• Alex Jarvis

Need to Help Your Teens Sleep Better?





Quality sleep is a critical aspect of teen health especially that this is a formative period in their life. Sleep deprivation, therefore, can make it harder for your teen to regulate emotions, do well at school, pay attention, behave and function well, and get along with others.


Being tired all the time due to lack of sleep can even contribute to mental health disorders, such as anxiety and depression.


Let's take a quick review of why teens need sleep. Teenagers need healthy sleeping habits to:


⁄ maintain energy levels

⁄ maintain good physical health

⁄ regulate appetite and stay at a healthy weight

⁄ learn, concentrate, and remember things well

⁄ reduce stress, maintain good mental health, and build resilience

⁄ maintain healthy relationships.


According to sleep scientist Matt Walker, sleep is your life-support system and Mother Nature's best effort yet at immortality. Watch Sleep Is Your Superpower to dive deep into sleep. We’ll understand the good things that happen when you get good sleep –and the alarmingly bad results when you don't.


Moreover, Wendy Troxel sheds light on how severe the problem of sleep deprivation is in this talk: Sleepy Teens: A Public Health Epidemic. Her research, which is supported by the Department of Defense and the National Heart, Lung, and Blood Institute of the National Institutes of Health, focuses on the interplay of sleep, the social environment, and health, as well as the implications for public policy.

Plus, here's an in-depth Q&A with pediatric sleep expert Lisa Meltzer, PhD on Why Do Teens Sleep Later?


How to Help Teens Get the Sleep They Need


Good daytime habits can help teens get the sleep they need, especially as they enter the late teen years. These habits can also help children avoid or resolve any sleep issues that might come up. Encourage them to try these habits, or try a few things together first, until you find what really works.


1. Sleeping, waking & napping routines


⁄ Keep school days and weekend wake-up times within 2 hours of each other.

This helps in maintaining a regular body clock.

⁄ Instead of staying longer in bed, get out of bed once awake.

⁄ Spend the hour before bedtime avoiding screens and engaging in relaxing activities such as listening to sleep music, reading, or taking a warm shower.

⁄ Limit daytime naps to no more than 20 minutes, and take them in the early afternoon.



2. Sleep environment


⁄ Place devices in living rooms overnight.

⁄ Avoid using electronic devices in the hour before bedtime.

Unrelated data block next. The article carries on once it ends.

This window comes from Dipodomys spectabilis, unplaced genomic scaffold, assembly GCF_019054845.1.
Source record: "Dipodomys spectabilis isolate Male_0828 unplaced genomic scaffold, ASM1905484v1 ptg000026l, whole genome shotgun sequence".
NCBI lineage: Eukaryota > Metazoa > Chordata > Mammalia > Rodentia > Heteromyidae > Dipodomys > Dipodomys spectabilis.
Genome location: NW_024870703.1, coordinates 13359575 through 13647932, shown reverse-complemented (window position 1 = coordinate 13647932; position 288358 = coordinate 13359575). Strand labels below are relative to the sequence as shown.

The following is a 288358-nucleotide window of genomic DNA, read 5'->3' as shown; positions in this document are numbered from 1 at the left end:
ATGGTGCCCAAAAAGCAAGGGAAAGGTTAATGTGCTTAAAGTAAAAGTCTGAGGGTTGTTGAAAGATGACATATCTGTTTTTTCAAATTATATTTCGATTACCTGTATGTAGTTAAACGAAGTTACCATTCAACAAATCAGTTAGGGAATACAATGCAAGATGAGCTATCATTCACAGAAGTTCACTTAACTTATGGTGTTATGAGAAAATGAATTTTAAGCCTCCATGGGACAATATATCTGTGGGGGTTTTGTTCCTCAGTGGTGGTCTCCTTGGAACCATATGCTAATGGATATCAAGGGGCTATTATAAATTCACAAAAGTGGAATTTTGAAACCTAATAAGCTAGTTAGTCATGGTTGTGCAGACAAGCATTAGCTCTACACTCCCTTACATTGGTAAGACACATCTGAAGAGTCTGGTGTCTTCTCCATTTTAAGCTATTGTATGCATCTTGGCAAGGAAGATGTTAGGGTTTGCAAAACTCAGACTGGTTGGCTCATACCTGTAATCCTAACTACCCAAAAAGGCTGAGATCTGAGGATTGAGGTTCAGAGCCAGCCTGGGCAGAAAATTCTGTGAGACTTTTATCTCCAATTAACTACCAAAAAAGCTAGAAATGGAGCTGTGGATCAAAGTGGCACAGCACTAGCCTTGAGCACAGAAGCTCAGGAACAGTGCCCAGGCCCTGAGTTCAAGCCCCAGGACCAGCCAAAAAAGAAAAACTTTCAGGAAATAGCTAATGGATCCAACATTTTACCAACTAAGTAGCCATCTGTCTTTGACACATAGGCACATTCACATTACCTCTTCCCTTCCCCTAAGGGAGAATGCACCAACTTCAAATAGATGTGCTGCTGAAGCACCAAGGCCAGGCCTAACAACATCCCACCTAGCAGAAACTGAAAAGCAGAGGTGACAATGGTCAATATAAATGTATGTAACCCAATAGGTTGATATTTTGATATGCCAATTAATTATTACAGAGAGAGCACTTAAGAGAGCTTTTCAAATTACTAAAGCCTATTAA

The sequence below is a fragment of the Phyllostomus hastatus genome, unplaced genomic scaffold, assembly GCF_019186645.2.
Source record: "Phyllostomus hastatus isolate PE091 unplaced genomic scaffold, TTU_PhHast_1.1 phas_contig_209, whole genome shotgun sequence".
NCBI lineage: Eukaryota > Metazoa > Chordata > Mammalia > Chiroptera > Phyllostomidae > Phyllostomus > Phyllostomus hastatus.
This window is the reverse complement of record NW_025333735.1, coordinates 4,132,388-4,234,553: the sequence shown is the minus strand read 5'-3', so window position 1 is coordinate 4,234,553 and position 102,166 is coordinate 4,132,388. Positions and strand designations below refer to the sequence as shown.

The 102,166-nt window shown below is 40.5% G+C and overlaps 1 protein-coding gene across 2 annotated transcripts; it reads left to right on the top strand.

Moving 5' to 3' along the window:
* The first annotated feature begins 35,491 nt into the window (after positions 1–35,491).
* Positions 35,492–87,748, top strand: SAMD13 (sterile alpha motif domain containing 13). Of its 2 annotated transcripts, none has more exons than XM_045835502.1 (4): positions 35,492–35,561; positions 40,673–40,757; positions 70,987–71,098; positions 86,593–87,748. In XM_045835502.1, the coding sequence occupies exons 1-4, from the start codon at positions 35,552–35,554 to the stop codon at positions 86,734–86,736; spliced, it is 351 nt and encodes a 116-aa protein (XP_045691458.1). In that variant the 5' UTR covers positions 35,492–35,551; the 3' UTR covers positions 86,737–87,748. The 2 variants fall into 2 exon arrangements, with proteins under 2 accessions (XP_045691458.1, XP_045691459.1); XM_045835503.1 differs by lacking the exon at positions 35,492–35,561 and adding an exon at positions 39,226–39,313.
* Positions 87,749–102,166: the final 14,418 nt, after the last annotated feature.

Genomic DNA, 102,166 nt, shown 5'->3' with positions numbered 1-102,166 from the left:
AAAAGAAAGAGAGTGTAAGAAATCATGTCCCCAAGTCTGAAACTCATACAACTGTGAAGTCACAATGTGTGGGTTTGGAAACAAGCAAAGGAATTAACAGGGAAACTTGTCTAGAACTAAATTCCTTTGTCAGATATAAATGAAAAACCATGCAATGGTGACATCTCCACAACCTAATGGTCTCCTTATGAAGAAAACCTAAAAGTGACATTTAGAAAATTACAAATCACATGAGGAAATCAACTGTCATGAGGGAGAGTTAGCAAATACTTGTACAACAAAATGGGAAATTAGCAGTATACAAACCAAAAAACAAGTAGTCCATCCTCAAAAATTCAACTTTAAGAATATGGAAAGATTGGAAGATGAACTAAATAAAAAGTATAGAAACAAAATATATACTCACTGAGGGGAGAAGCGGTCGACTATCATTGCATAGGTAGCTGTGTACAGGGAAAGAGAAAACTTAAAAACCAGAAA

⁄ Assess their sleeping area. A quiet, dimly lit space is essential for good sleep.



3. Good health & nutrition


⁄ Take advantage of as much natural light as possible during the day, particularly in the morning. This will facilitate the body in producing melatonin at the appropriate times during the sleep cycle.

⁄ Eat a healthy breakfast to get the body clock going. This prepares the body for sleep at night.

⁄ Prepare a filling evening meal at a reasonable time. Feeling hungry or overly full before bedtime can make it difficult to sleep.

⁄ Avoid caffeine – found in energy drinks, tea, coffee, cola, and chocolate – especially late in the afternoon and early evening.

⁄ Exercise during the day, but avoid vigorous exercise in the hour before bedtime.



4. Worries, fears & anxiety


⁄ Have your child write down any anxious or sad thoughts before going to bed. Add a possible solution to each thought.

⁄ Discuss their fears & worries with you (or another trusted person) during the day, especially if their worries keep them awake in the night.

⁄ To calm an anxious or active mind before sleeping, try some breathing exercises, mindfulness exercises, or relaxation exercises.

And, note to parents: You can set a good example for your teen by reducing screen time before bed, winding down before bed, relaxing and managing stress, and avoiding consumption of caffeine before bedtime.



If you want to discover more about the changes your teen is going through, as well as the challenges they face, read What Adolescents Really Need?


Need an expert to professionally help your teen with their sleep problems? Book an appointment with JarvisHypnotherapy for consultation. We’re more than happy to help!




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Content credits

Sleep and teenagers: 12-18 years


Photo credits

Teenagers and Sleep: How Much Sleep Is Enough?